Sacred talismans such as those sold in the square of Jemaa al-Fnaa have been used by certain people in Moroccan culture for centuries to ward off the evil eye. And for a loved one back home a souvenir such as this makes for a gift that is absolutely unique to this corner of the world.
Jemaa al-Fnaa is an ancient space that is humming with interesting legends such as this one and is easily accessible via a 10 minute stroll from the luxury Riad Papillon.
On the Eastern side of Jemaa al-Fnaa you will find Aqua, a quaint Italian pizzeria in the heart of the Medina.
Depending on the length of your stay in the red city of Marrakech, you might discover that the intensely flavourful local tajine’s leave you longing for the more familiar tastes of home.
If this is the case Aqua restaurant is ideal. You will discover a range of pizza’s from 4 Formaggi to Americano, most priced at a reasonable 60 Dirhams (£4.52) and all using locally sourced ingredients which give this Italian cuisine an interesting North African twist.
Atop Aqua’s roof terrace you can look out and follow the square of Jemaa al-Fnaa coming to life as the sun sets over the red city whilst enjoying comforts closer to home. Aqua is conveniently situated in the heart of the Marrakech Medina and only a 10 minute walk from the Riad Cinnamon.
The 7 Saints is a cosy Café-Restaurant in the southern reaches of the central square of Marrakech, Jemaa al-Fnaa.
At the 7 Saints you will be able to find traditional Moroccan cuisine as well as good variety of European dishes such as panini’s and pizzas.
It’s easy to glance over the name, ‘7 Saints’ and not think anything of it, however the restaurant takes it’s title from 7 holy men who came to live in the red city in times long gone past. Under the Berber Almoravid dynasty, Marrakech became the capital of an Empire that spread through North Africa and into Spain.
In this time of great prosperity and opulence, the red city became a cultural and religious magnet. Over time 7 Holy saints of Islam came to live and die within the ramparts of Marrakech. The significance of this is huge, if you were to ask Marrakshi locals which city they hail from in Darija Arabic, in passing some would reply, “from the 7 Saints” as opposed to Marrakech.
Intriguing local history aside, the 7 Saints is the ideal place to cool down and enjoy some refreshments after a day spent under the rays of the fierce Moroccan sun. Unlike many restaurants in the square the 7 Saints is equipped with mist sprays and excellent WiFi.
Ask a waiter for a café special, for only 10 Dirhams (£0.75) you will be presented with a rich, creamy and slightly sweet local coffee that makes the perfect partner to a Moroccan salad.
The 7 saints is a five minute stroll from the Riad Dar Habiba, a traditional Moroccan Riad converted into a luxury hotel, conveniently located directly in the heart of the Marrakech Medina.
If you speak to anyone who has visited Marrakech, you can be sure that they will mention the red city’s famous Souk District. Located in the very heart of the Medina, just north of Jemaa al-Fnaa and a five minute stroll from Riad Dar Habiba, Cinnamon, Papillon and Riad Star.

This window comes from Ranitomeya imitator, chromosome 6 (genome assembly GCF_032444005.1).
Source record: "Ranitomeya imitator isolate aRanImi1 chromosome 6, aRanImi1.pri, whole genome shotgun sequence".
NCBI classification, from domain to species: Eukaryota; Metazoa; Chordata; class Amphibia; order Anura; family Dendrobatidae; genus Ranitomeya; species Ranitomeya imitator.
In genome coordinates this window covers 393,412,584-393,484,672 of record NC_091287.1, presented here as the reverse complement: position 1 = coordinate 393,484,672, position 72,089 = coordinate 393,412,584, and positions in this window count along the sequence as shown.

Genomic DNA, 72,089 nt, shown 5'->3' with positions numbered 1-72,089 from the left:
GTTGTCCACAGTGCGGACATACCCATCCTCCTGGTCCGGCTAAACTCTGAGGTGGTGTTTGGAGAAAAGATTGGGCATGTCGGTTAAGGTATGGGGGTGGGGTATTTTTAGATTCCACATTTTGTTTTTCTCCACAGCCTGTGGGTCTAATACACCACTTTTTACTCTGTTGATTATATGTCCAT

The souks of Marrakech are the largest you can find from all four corners of Morocco and it’s astonishing to think that for a thousand years the district has acted as a thriving central hub for trade and commerce without very little changing at all. Though allowances have been made for modern tastes, many of the traditional commodities can still easily be bought from the winding alleys of the Souks.
As you first walk into Souk Semmarine (the central channel of the district) the sensory overload of sight, smell and sound makes it difficult to focus on any one thing at once! As you come to your senses you will find yourself walking past stalls and shops specialising in pottery, pâtisseries, textiles, spices, carpets, jewellery and more. All of which are dimly lit under the covered boards that shield the alley from the intense Moroccan sun, giving Souk Semmarine a truly magical and mysterious feel.
As the night sun begins to set, the atmosphere in the red city’s central square, Jemaa al-Fnaa, begins to change, so does it in the souks. Indeed, in our opinion, early evening is the best time to visit both the Souks and the Jemaa al-Fnaa square. Look out for stalls specialising in Moroccan lamps, the craftsmanship that goes into designing the lamps is an art that is usually passed down through families, generation after generation. In the evening, the dim glow the lanterns emit light up the darkened corners of the Souks and it’s a common sight to see tourists and Marrakshi locals drawn into the lamps stalls like moths to a flame.
Trips to the Souk district will be one of the highlights of your adventure in Marrakech. They stay open from 9am to 9pm so it’s advisable to visit in the cool of the morning or as the sun starts to set if you are finding it hard to acclimatise to the high temperatures of Morocco. Finally, remember haggling is key! The art of haggling is integral to the culture of transactions that take place in the Souks and stall owners will be disappointed if you don’t try!
Opening Times: 9-10am til 7pm
The Almoravid Koubba is the oldest building in Marrakech, constructed in 1117 it’s the only remaining example of architecture from the Almoravid Berber dynasty of which remains in the red city.
In times long gone past the space that the Koubba occupies was used for washing before prayer. At the time a then revolutionary system of hydraulics and drainage networks meant that toilets, showers and faucets for drinking water were available to all those who prayed at the Almoravid Mosque that the Koubba was once attached to.